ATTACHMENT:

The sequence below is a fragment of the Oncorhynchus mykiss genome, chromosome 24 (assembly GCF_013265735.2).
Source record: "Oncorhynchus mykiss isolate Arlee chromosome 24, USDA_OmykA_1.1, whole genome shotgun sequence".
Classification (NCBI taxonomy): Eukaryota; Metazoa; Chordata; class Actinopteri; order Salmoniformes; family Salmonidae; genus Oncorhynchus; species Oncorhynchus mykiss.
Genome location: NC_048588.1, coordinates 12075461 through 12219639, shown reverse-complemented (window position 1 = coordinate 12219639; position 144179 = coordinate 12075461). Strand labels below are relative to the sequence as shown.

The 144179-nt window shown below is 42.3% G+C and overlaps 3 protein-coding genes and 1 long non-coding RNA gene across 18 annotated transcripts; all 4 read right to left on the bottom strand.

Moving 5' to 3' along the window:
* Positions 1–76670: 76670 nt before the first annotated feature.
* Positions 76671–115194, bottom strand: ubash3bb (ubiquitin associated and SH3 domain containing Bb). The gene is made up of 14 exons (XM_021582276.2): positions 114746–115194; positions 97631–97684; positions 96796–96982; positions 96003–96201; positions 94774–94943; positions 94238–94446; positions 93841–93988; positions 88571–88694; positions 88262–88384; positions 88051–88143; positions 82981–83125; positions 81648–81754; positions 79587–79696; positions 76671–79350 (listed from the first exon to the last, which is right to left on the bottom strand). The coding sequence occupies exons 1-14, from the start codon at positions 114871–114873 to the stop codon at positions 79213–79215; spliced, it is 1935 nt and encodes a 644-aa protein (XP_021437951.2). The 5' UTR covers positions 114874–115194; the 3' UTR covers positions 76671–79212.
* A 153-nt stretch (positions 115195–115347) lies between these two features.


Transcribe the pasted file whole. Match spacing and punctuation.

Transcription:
The sequence below is a fragment of the Oncorhynchus mykiss genome, chromosome 24 (assembly GCF_013265735.2).
Source record: "Oncorhynchus mykiss isolate Arlee chromosome 24, USDA_OmykA_1.1, whole genome shotgun sequence".
Classification (NCBI taxonomy): Eukaryota; Metazoa; Chordata; class Actinopteri; order Salmoniformes; family Salmonidae; genus Oncorhynchus; species Oncorhynchus mykiss.
Genome location: NC_048588.1, coordinates 12075461 through 12219639, shown reverse-complemented (window position 1 = coordinate 12219639; position 144179 = coordinate 12075461). Strand labels below are relative to the sequence as shown.

The 144179-nt window shown below is 42.3% G+C and overlaps 3 protein-coding genes and 1 long non-coding RNA gene across 18 annotated transcripts; all 4 read right to left on the bottom strand.

Moving 5' to 3' along the window:
* Positions 1–76670: 76670 nt before the first annotated feature.
* Positions 76671–115194, bottom strand: ubash3bb (ubiquitin associated and SH3 domain containing Bb). The gene is made up of 14 exons (XM_021582276.2): positions 114746–115194; positions 97631–97684; positions 96796–96982; positions 96003–96201; positions 94774–94943; positions 94238–94446; positions 93841–93988; positions 88571–88694; positions 88262–88384; positions 88051–88143; positions 82981–83125; positions 81648–81754; positions 79587–79696; positions 76671–79350 (listed from the first exon to the last, which is right to left on the bottom strand). The coding sequence occupies exons 1-14, from the start codon at positions 114871–114873 to the stop codon at positions 79213–79215; spliced, it is 1935 nt and encodes a 644-aa protein (XP_021437951.2). The 5' UTR covers positions 114874–115194; the 3' UTR covers positions 76671–79212.
* A 153-nt stretch (positions 115195–115347) lies between these two features.